Pagan Babies

As I was preparing a talk on Dante the other day I had the chance to reread the Inferno, where we encounter the unbaptized babies of Limbo, the first circle of hell. It brought back memories of the Catholic subculture in which I grew up, and in particular my grade school and the collection of money for missionaries in pagan lands. And in pagan lands, there are pagan babies. These babies needed to be baptized, and so they needed missionaries, and the missionaries needed money.

As an incentive for our fundraising, when we raised $5 we were allowed to give a Christian name to a pagan baby. The boys could give a name to a boy pagan baby and the girls, a girl. In eighth grade, the girls (in their ongoing effort to please our teacher, Sr. Veronica, a member of the Sisters of Saint Joseph) would name their babies something like “Mary Elizabeth” or “Mary Margaret.” Catholic babies in those days were always named for a recognized saint, but we boys knew that the girls were sucking up to Sister Veronica, and we wanted no part of it. We decided to name one of ours “Brutus.” (We knew nothing of the noble Brutus of Julius Caesar fame, of course; we were thinking of Popeye’s nemesis.) When we announced our choice of names, Sr. Veronica’s eyes became horizontal slits and her mouth turned a menacing frown; she was not pleased. After glaring at us for what seemed like several minutes, she rapidly announced, “He shall be called Joseph. Open your math books to page 61.”

Medieval theology, reflected in Dante’s poem, recognized the great value of baptism and the incorporation of the baptized into the community of the Church. But it also had a difficult time dealing with the dilemma caused by the need of baptismal grace for eternal salvation while recognizing the innocence of children who deserved no punishment. Hence Limbo, an invention that seemed to have it both ways: no innocent suffering but no eternal salvation either. Contemporary theology, expressed succinctly in the Catechism, has moved beyond the dilemma that Limbo was supposed to solve: “As regards children who have died without Baptism, the Church can only entrust them to the mercy of God, as she does in her funeral rites for them. Indeed, the great mercy of God who desires that all men should be saved…” (# 1261).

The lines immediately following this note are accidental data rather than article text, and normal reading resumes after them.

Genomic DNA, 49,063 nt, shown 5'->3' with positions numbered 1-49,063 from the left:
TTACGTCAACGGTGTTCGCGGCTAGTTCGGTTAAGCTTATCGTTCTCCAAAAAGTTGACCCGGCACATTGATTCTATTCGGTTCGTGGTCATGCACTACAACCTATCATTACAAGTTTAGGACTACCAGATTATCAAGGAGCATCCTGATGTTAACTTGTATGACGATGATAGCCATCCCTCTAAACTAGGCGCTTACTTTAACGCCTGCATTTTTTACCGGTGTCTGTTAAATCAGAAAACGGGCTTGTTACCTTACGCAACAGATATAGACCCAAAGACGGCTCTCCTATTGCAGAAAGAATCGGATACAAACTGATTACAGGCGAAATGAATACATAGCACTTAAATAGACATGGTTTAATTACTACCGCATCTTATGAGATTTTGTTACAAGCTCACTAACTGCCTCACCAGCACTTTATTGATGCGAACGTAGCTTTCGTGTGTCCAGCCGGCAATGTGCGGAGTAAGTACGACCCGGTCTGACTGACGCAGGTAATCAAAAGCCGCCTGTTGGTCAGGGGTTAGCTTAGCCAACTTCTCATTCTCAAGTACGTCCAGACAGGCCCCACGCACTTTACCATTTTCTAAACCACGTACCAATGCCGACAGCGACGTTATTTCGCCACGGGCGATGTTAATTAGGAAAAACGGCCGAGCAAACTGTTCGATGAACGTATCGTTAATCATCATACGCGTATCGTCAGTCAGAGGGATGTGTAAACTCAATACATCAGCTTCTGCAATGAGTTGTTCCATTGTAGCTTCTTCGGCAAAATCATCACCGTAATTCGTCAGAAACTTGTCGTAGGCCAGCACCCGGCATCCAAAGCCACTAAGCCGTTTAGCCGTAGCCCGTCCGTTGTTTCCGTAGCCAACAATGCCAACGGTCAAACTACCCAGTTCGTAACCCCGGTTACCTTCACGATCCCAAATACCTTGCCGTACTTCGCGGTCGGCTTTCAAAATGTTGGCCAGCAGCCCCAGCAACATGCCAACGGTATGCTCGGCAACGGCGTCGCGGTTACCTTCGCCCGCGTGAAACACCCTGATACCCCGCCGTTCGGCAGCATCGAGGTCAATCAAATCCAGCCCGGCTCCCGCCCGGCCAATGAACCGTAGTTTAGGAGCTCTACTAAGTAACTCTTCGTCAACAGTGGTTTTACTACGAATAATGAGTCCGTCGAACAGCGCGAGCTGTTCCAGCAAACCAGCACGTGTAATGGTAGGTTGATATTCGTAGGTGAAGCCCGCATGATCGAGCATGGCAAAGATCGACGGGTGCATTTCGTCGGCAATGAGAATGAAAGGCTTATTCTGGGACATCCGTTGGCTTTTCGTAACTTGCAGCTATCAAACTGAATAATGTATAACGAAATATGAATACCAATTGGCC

So I was wondering, what can I retrieve from our grade school pagan baby collections? HammondAnd here’s what I came up with. In Dante’s poem, one of the things you can’t miss as you move from the Inferno to the Purgatorio is the change in the inhabitants’ ability to communicate, to be in communion. The inhabitants of hell are people who continue to say no to God’s grace, and this eternal refusal is manifest in their unwillingness to be in community. They do not talk to one another and think only of themselves and their fama, their earthly fame, which they ask Dante to promote when he returns there. But in purgatory, even though there is suffering, there is an underlying joyfulness because the sinners there are repentant, they continue to long for what was given to them as divine images: God. The manifestation of this desire is their sense of community; the inhabitants of purgatory care about one another, ask for prayers, and think of others. Their desire for God is purging their egoism.